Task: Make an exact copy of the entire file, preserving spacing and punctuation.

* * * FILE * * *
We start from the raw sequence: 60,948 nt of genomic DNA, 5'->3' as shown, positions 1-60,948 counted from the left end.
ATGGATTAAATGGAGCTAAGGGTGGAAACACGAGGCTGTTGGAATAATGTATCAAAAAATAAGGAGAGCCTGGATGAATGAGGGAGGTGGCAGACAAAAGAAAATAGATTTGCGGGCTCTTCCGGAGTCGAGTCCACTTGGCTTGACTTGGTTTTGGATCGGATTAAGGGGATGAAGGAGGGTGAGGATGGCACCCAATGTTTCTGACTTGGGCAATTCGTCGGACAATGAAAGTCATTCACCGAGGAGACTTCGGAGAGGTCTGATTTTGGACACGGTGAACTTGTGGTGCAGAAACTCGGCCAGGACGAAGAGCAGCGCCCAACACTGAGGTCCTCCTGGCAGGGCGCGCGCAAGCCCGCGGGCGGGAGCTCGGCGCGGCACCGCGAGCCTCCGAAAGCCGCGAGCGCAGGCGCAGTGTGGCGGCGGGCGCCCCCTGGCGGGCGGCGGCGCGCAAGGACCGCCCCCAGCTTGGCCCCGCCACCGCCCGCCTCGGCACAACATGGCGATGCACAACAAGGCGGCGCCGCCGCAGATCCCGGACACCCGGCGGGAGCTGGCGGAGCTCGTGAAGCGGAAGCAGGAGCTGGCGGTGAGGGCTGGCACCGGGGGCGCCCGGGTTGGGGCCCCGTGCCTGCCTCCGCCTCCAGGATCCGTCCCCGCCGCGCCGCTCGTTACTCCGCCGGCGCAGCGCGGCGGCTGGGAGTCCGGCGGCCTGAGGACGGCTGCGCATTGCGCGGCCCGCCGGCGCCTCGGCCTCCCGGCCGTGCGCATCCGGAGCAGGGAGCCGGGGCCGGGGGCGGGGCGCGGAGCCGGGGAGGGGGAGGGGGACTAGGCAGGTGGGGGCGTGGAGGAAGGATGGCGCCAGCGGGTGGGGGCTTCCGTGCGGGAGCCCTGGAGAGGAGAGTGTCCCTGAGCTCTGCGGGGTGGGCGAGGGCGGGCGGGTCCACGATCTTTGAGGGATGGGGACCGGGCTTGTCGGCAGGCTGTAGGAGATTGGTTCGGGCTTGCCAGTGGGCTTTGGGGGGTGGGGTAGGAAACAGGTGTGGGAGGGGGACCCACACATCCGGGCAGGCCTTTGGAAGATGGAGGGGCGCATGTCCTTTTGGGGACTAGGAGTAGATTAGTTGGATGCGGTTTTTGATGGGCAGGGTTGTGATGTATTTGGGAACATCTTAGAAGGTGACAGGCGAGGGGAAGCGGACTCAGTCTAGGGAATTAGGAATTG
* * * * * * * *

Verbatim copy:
We start from the raw sequence: 60,948 nt of genomic DNA, 5'->3' as shown, positions 1-60,948 counted from the left end.
ATGGATTAAATGGAGCTAAGGGTGGAAACACGAGGCTGTTGGAATAATGTATCAAAAAATAAGGAGAGCCTGGATGAATGAGGGAGGTGGCAGACAAAAGAAAATAGATTTGCGGGCTCTTCCGGAGTCGAGTCCACTTGGCTTGACTTGGTTTTGGATCGGATTAAGGGGATGAAGGAGGGTGAGGATGGCACCCAATGTTTCTGACTTGGGCAATTCGTCGGACAATGAAAGTCATTCACCGAGGAGACTTCGGAGAGGTCTGATTTTGGACACGGTGAACTTGTGGTGCAGAAACTCGGCCAGGACGAAGAGCAGCGCCCAACACTGAGGTCCTCCTGGCAGGGCGCGCGCAAGCCCGCGGGCGGGAGCTCGGCGCGGCACCGCGAGCCTCCGAAAGCCGCGAGCGCAGGCGCAGTGTGGCGGCGGGCGCCCCCTGGCGGGCGGCGGCGCGCAAGGACCGCCCCCAGCTTGGCCCCGCCACCGCCCGCCTCGGCACAACATGGCGATGCACAACAAGGCGGCGCCGCCGCAGATCCCGGACACCCGGCGGGAGCTGGCGGAGCTCGTGAAGCGGAAGCAGGAGCTGGCGGTGAGGGCTGGCACCGGGGGCGCCCGGGTTGGGGCCCCGTGCCTGCCTCCGCCTCCAGGATCCGTCCCCGCCGCGCCGCTCGTTACTCCGCCGGCGCAGCGCGGCGGCTGGGAGTCCGGCGGCCTGAGGACGGCTGCGCATTGCGCGGCCCGCCGGCGCCTCGGCCTCCCGGCCGTGCGCATCCGGAGCAGGGAGCCGGGGCCGGGGGCGGGGCGCGGAGCCGGGGAGGGGGAGGGGGACTAGGCAGGTGGGGGCGTGGAGGAAGGATGGCGCCAGCGGGTGGGGGCTTCCGTGCGGGAGCCCTGGAGAGGAGAGTGTCCCTGAGCTCTGCGGGGTGGGCGAGGGCGGGCGGGTCCACGATCTTTGAGGGATGGGGACCGGGCTTGTCGGCAGGCTGTAGGAGATTGGTTCGGGCTTGCCAGTGGGCTTTGGGGGGTGGGGTAGGAAACAGGTGTGGGAGGGGGACCCACACATCCGGGCAGGCCTTTGGAAGATGGAGGGGCGCATGTCCTTTTGGGGACTAGGAGTAGATTAGTTGGATGCGGTTTTTGATGGGCAGGGTTGTGATGTATTTGGGAACATCTTAGAAGGTGACAGGCGAGGGGAAGCGGACTCAGTCTAGGGAATTAGGAATTG